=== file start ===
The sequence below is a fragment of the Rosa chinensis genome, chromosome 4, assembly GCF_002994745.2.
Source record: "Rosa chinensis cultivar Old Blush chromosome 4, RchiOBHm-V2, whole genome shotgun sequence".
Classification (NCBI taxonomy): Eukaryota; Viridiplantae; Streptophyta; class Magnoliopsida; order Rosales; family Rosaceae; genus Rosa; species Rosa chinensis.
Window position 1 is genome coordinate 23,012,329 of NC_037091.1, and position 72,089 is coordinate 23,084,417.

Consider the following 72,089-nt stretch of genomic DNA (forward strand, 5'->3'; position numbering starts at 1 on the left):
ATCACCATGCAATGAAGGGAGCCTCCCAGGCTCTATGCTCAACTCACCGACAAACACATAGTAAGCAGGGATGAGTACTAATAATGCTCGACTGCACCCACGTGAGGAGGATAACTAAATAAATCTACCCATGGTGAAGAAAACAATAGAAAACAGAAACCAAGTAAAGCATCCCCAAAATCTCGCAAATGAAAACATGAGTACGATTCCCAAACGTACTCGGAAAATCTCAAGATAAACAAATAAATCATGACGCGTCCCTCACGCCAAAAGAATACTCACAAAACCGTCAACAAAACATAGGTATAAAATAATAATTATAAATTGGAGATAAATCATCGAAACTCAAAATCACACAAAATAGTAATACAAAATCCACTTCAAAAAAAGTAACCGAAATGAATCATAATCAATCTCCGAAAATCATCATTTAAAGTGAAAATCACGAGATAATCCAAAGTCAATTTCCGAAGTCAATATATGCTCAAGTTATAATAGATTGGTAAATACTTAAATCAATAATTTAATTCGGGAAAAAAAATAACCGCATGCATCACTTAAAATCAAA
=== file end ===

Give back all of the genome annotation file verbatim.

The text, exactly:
The sequence below is a fragment of the Rosa chinensis genome, chromosome 4, assembly GCF_002994745.2.
Source record: "Rosa chinensis cultivar Old Blush chromosome 4, RchiOBHm-V2, whole genome shotgun sequence".
Classification (NCBI taxonomy): Eukaryota; Viridiplantae; Streptophyta; class Magnoliopsida; order Rosales; family Rosaceae; genus Rosa; species Rosa chinensis.
Window position 1 is genome coordinate 23,012,329 of NC_037091.1, and position 72,089 is coordinate 23,084,417.

Consider the following 72,089-nt stretch of genomic DNA (forward strand, 5'->3'; position numbering starts at 1 on the left):
ATCACCATGCAATGAAGGGAGCCTCCCAGGCTCTATGCTCAACTCACCGACAAACACATAGTAAGCAGGGATGAGTACTAATAATGCTCGACTGCACCCACGTGAGGAGGATAACTAAATAAATCTACCCATGGTGAAGAAAACAATAGAAAACAGAAACCAAGTAAAGCATCCCCAAAATCTCGCAAATGAAAACATGAGTACGATTCCCAAACGTACTCGGAAAATCTCAAGATAAACAAATAAATCATGACGCGTCCCTCACGCCAAAAGAATACTCACAAAACCGTCAACAAAACATAGGTATAAAATAATAATTATAAATTGGAGATAAATCATCGAAACTCAAAATCACACAAAATAGTAATACAAAATCCACTTCAAAAAAAGTAACCGAAATGAATCATAATCAATCTCCGAAAATCATCATTTAAAGTGAAAATCACGAGATAATCCAAAGTCAATTTCCGAAGTCAATATATGCTCAAGTTATAATAGATTGGTAAATACTTAAATCAATAATTTAATTCGGGAAAAAAAATAACCGCATGCATCACTTAAAATCAAA